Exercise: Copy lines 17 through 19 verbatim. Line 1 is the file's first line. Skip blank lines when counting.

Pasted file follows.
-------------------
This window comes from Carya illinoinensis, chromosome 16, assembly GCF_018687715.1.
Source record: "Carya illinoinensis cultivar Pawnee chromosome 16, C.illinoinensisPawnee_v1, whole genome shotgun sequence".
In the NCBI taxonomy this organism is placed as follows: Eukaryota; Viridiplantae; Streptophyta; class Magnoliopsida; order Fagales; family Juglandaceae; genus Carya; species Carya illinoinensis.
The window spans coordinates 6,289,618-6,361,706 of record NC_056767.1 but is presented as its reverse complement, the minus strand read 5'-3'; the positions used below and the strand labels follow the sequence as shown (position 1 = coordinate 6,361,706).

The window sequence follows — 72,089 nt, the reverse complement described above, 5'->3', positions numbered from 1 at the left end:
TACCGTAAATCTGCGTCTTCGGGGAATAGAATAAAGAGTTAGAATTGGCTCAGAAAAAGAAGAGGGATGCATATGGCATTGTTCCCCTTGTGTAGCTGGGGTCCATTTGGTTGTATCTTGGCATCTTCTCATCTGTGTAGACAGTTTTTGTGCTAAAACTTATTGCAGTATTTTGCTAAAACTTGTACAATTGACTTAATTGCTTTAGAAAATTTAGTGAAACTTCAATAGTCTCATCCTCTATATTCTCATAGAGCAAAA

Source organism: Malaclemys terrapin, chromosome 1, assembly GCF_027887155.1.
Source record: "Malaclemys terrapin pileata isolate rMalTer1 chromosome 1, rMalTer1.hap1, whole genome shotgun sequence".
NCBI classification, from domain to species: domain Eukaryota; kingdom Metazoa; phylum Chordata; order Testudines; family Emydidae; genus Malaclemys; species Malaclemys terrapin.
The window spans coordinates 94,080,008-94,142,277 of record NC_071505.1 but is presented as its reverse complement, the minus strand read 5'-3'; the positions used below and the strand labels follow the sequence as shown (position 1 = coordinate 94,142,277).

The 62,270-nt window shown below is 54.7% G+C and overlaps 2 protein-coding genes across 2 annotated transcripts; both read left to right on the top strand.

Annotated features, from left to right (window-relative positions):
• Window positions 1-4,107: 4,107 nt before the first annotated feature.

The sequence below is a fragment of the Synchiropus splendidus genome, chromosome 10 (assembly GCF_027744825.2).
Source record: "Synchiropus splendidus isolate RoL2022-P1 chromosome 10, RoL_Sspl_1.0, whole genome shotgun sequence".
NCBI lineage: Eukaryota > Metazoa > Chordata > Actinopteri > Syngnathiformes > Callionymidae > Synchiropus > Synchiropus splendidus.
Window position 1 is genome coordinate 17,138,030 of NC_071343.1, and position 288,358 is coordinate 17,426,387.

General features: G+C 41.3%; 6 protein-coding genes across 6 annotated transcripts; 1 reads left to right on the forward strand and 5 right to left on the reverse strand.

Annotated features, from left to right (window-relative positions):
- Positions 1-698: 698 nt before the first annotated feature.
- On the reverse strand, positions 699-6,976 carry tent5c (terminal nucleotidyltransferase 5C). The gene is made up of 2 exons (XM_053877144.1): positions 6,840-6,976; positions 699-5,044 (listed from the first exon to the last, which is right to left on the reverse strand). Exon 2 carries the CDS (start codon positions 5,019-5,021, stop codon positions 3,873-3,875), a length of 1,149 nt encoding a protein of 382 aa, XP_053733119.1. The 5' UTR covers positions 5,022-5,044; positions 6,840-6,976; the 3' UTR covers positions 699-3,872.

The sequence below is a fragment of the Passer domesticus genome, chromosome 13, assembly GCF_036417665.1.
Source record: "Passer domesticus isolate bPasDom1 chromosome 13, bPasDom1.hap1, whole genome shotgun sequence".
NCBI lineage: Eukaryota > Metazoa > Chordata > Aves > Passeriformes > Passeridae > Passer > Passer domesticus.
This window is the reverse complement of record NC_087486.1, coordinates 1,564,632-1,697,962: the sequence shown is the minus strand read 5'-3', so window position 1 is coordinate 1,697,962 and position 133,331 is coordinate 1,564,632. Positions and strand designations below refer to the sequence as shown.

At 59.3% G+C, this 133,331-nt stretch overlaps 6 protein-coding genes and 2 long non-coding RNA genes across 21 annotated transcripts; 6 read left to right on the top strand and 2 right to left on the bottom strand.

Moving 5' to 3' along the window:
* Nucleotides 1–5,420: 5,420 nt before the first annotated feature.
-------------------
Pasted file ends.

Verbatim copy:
Window position 1 is genome coordinate 17,138,030 of NC_071343.1, and position 288,358 is coordinate 17,426,387.

General features: G+C 41.3%; 6 protein-coding genes across 6 annotated transcripts; 1 reads left to right on the forward strand and 5 right to left on the reverse strand.

Annotated features, from left to right (window-relative positions):